Menu
Overview of Amazon Web Services
AWS Whitepaper

Types of Cloud Computing

Cloud computing provides developers and IT departments with the ability to focus on what matters most and avoid undifferentiated work such as procurement, maintenance, and capacity planning. As cloud computing has grown in popularity, several different models and deployment strategies have emerged to help meet specific needs of different users. Each type of cloud service and deployment method provides you with different levels of control, flexibility, and management. Understanding the differences between Infrastructure as a Service, Platform as a Service, and Software as a Service, as well as what deployment strategies you can use, can help you decide what set of services is right for your needs.

Cloud Computing Models

Infrastructure as a Service (IaaS)

Infrastructure as a Service (IaaS) contains the basic building blocks for cloud IT and typically provide access to networking features, computers (virtual or on dedicated hardware), and data storage space. IaaS provides you with the highest level of flexibility and management control over your IT resources and is most similar to existing IT resources that many IT departments and developers are familiar with today.

Platform as a Service (PaaS)

Platform as a Service (PaaS) removes the need for your organization to manage the underlying infrastructure (usually hardware and operating systems) and allows you to focus on the deployment and management of your applications. This helps you be more efficient as you don’t need to worry about resource procurement, capacity planning, software maintenance, patching, or any of the other undifferentiated heavy lifting involved in running your application.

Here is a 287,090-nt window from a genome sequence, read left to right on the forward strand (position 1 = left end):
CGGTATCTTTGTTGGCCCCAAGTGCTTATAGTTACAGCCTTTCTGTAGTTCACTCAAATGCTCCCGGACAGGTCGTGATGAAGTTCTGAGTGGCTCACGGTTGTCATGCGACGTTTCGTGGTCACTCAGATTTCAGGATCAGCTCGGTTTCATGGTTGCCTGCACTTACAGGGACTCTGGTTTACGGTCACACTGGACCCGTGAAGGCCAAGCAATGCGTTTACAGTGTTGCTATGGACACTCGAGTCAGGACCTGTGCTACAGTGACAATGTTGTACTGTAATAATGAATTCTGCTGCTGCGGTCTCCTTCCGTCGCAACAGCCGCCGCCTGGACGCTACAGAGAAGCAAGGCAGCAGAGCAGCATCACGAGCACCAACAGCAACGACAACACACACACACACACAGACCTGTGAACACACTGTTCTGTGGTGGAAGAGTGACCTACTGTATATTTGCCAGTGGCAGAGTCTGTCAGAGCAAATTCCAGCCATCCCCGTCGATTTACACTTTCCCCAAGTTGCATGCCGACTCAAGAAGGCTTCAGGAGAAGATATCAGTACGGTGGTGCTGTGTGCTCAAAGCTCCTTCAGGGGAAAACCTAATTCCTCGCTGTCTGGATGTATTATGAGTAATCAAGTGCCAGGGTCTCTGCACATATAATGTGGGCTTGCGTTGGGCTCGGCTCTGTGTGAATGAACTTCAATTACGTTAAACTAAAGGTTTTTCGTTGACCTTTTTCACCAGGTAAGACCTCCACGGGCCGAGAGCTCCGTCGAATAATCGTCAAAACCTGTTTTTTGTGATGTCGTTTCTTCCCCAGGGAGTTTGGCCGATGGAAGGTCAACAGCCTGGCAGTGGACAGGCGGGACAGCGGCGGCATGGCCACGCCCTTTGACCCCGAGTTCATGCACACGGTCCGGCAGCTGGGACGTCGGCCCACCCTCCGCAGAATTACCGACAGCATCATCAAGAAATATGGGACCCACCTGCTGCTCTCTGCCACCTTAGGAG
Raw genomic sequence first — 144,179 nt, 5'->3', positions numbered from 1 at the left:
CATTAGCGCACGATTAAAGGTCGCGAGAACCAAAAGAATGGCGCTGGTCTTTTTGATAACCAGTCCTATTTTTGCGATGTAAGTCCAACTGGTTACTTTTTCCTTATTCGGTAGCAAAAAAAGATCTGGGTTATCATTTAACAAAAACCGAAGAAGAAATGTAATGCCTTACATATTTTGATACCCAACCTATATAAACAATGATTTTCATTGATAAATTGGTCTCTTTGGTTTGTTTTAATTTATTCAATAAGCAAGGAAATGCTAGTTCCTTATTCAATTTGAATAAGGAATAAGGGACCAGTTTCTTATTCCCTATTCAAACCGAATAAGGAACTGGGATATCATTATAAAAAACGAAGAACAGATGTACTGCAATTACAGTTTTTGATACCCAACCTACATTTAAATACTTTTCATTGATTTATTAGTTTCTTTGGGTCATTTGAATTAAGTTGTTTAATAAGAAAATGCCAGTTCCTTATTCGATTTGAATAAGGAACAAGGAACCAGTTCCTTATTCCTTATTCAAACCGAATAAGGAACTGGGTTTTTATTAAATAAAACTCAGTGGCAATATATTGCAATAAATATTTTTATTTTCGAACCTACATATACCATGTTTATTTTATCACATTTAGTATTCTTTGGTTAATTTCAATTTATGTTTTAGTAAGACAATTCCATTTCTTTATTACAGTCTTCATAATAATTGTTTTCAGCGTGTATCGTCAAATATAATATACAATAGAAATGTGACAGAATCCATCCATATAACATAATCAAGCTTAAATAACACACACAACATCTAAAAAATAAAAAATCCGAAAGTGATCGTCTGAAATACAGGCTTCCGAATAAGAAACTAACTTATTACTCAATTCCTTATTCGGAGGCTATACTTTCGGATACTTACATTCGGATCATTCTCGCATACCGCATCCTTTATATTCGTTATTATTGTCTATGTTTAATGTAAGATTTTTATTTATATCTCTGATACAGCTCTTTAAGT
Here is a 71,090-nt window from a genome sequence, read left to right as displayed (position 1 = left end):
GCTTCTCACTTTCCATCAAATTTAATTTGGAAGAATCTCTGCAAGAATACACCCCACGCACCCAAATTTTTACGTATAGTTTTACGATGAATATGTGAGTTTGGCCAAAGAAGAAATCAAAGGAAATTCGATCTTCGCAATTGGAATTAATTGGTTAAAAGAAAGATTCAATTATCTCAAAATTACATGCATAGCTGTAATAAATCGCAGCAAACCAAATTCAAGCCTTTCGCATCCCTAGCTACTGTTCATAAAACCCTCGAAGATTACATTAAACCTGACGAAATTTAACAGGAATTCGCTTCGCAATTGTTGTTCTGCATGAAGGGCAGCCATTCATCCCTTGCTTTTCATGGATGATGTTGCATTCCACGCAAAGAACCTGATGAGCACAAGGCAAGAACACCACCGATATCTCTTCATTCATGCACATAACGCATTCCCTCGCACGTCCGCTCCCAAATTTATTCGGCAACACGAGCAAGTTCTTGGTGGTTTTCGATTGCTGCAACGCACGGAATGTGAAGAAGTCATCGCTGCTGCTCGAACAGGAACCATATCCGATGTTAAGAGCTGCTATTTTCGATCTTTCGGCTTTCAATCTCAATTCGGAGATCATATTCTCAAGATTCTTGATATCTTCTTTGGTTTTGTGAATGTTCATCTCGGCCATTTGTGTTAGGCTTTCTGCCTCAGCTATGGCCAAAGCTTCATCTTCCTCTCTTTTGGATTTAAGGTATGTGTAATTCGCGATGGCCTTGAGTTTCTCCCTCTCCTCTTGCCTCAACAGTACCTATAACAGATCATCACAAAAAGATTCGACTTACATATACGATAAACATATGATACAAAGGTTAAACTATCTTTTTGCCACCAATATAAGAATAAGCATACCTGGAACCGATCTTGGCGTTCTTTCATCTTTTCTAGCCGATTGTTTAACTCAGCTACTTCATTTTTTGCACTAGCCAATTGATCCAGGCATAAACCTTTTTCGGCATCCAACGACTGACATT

Software as a Service (SaaS)

Software as a Service (SaaS) provides you with a completed product that is run and managed by the service provider. In most cases, people referring to Software as a Service are referring to end-user applications. With a SaaS offering you do not have to think about how the service is maintained or how the underlying infrastructure is managed; you only need to think about how you will use that particular piece of software. A common example of a SaaS application is web-based email which you can use to send and receive email without having to manage feature additions to the email product or maintain the servers and operating systems that the email program is running on.

Cloud Computing Deployment Models

Cloud

A cloud-based application is fully deployed in the cloud and all parts of the application run in the cloud. Applications in the cloud have either been created in the cloud or have been migrated from an existing infrastructure to take advantage of the benefits of cloud computing. Cloud-based applications can be built on low-level infrastructure pieces or can use higher level services that provide abstraction from the management, architecting, and scaling requirements of core infrastructure.

Hybrid

A hybrid deployment is a way to connect infrastructure and applications between cloud-based resources and existing resources that are not located in the cloud. The most common method of hybrid deployment is between the cloud and existing on-premises infrastructure to extend, and grow, an organization's infrastructure into the cloud while connecting cloud resources to the internal system. For more information on how AWS can help you with your hybrid deployment, please visit our hybrid page.

On-premises

The deployment of resources on-premises, using virtualization and resource management tools, is sometimes called the “private cloud.” On-premises deployment doesn’t provide many of the benefits of cloud computing but is sometimes sought for its ability to provide dedicated resources. In most cases this deployment model is the same as legacy IT infrastructure while using application management and virtualization technologies to try and increase resource utilization.